Compounds from an unbiased chemical screen reverse both ER-to-Golgi trafficking defects and mitochondrial dysfunction in Parkinson's disease models
alpha-Synuclein (alpha-syn) is a small lipid-binding protein involved in vesicle trafficking whose function is poorly characterized. It is of great interest to human biology and medicine because alpha-syn dysfunction is associated with several neurodegenerative disorders, including Parkinson's disease (PD). We previously created a yeast model of alpha-syn pathobiology, which established vesicle trafficking as a process that is particularly sensitive to alpha-syn expression. We also uncovered a core group of proteins with diverse activities related to alpha-syn toxicity that is conserved from yeast to mammalian neurons. Here, we report that a yeast strain expressing a somewhat higher level of alpha-syn also exhibits strong defects in mitochondrial function. Unlike our previous strain, genetic suppression of endoplasmic reticulum (ER)-to-Golgi trafficking alone does not suppress alpha-syn toxicity in this strain. In an effort to identify individual compounds that could simultaneously rescue these apparently disparate pathological effects of alpha-syn, we screened a library of 115,000 compounds. We identified a class of small molecules that reduced alpha-syn toxicity at micromolar concentrations in this higher toxicity strain. These compounds reduced the formation of alpha-syn foci, re-established ER-to-Golgi trafficking and ameliorated alpha-syn-mediated damage to mitochondria. They also corrected the toxicity of alpha-syn in nematode neurons and in primary rat neuronal midbrain cultures. Remarkably, the compounds also protected neurons against rotenone-induced toxicity, which has been used to model the mitochondrial defects associated with PD in humans. That single compounds are capable of rescuing the diverse toxicities of alpha-syn in yeast and neurons suggests that they are acting on deeply rooted biological processes that connect these toxicities and have been conserved for a billion years of eukaryotic evolution. Thus, it seems possible to develop novel therapeutic strategies to simultaneously target the multiple pathological features of PD.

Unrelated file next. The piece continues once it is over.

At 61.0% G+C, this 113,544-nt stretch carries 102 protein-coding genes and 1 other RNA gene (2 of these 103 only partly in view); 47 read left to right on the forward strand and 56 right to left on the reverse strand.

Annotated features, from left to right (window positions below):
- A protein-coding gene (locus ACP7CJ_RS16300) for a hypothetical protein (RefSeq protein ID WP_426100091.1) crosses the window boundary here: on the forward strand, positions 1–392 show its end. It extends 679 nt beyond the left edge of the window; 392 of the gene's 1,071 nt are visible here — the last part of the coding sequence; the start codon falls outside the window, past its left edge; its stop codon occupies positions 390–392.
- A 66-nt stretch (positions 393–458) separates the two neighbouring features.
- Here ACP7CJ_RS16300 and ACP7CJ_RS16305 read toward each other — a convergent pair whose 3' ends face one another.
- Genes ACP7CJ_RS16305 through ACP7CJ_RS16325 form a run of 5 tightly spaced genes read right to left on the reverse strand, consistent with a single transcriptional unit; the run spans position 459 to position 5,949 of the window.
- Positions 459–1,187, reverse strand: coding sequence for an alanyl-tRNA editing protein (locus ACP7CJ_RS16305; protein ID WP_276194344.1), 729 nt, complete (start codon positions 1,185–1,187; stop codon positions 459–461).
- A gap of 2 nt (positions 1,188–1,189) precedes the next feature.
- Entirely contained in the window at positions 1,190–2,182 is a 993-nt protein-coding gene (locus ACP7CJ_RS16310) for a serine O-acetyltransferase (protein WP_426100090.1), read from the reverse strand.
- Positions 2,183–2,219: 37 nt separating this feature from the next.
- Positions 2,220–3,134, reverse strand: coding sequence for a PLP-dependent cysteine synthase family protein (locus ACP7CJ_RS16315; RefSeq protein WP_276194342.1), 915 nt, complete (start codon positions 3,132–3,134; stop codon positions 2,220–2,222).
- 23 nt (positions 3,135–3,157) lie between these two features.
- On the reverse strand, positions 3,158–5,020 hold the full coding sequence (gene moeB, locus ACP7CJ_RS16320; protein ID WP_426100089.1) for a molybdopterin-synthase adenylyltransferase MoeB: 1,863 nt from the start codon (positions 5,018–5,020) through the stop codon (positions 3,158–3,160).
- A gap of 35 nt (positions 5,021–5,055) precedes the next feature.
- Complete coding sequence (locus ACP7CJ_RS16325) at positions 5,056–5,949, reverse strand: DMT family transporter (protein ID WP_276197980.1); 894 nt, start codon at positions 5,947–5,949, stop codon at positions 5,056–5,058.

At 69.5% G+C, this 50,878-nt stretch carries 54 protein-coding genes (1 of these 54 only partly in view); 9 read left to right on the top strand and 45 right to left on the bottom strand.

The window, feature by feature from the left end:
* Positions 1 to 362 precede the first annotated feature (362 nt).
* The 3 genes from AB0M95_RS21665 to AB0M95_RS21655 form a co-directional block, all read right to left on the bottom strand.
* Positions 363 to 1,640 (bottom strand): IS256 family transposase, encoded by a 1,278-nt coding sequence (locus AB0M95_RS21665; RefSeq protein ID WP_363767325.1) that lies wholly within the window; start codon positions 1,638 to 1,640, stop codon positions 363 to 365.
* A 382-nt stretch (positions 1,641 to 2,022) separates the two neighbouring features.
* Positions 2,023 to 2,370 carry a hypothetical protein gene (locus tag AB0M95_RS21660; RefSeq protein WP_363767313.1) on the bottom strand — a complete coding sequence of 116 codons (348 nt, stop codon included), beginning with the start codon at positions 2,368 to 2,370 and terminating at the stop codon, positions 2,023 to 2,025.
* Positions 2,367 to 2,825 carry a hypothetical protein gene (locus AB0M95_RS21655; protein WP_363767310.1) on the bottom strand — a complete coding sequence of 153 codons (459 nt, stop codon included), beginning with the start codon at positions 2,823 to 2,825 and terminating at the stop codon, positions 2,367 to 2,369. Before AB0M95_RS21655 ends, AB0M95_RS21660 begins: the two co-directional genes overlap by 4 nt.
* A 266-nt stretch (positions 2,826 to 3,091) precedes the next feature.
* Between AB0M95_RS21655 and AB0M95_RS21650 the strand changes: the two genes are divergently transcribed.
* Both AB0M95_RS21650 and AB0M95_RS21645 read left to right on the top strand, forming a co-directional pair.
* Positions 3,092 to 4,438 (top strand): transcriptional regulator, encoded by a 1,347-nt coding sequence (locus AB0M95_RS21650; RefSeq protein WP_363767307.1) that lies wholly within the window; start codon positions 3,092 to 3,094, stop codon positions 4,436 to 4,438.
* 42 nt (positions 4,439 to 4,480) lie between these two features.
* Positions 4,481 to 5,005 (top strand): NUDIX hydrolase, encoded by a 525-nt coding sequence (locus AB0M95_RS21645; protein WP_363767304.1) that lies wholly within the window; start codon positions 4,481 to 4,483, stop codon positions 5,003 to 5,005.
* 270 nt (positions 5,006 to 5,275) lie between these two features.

|ISBN||1754-8411 (Electronic) 1754-8403 (Linking)|
|Authors||Su, L. J.; Auluck, P. K.; Outeiro, T. F.; Yeger-Lotem, E.; Kritzer, J. A.; Tardiff, D. F.; Strathearn, K. E.; Liu, F.; Cao, S.; Hamamichi, S.; Hill, K. J.; Caldwell, K. A.; Bell, G. W.; Fraenkel, E.; Cooper, A. A.; Caldwell, G. A.; McCaffery, J. M.; Rochet, J. C.; Lindquist, S.;|
|Publisher Name||Disease Models & Mechanisms|
|URL link to publisher's version||http://www.ncbi.nlm.nih.gov/entrez/query.fcgi?cmd=Retrieve&db=PubMed&dopt=Citation&list_uids=20038714|
|OpenAccess link to author's accepted manuscript version||https://publications.gimr.garvan.org.au/open-access/10609|